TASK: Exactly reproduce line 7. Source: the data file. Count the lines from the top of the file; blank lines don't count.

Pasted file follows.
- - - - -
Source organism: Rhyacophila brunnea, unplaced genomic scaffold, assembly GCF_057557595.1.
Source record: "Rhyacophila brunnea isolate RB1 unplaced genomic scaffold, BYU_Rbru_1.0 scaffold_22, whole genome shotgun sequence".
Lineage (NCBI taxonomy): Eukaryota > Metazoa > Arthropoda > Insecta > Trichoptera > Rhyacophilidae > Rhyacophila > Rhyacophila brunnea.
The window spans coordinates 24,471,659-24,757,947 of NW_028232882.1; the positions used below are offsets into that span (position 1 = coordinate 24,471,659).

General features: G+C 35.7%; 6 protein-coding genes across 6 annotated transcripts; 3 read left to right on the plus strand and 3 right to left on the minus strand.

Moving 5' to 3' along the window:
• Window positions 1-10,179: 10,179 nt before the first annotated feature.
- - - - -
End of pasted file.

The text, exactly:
• Window positions 1-10,179: 10,179 nt before the first annotated feature.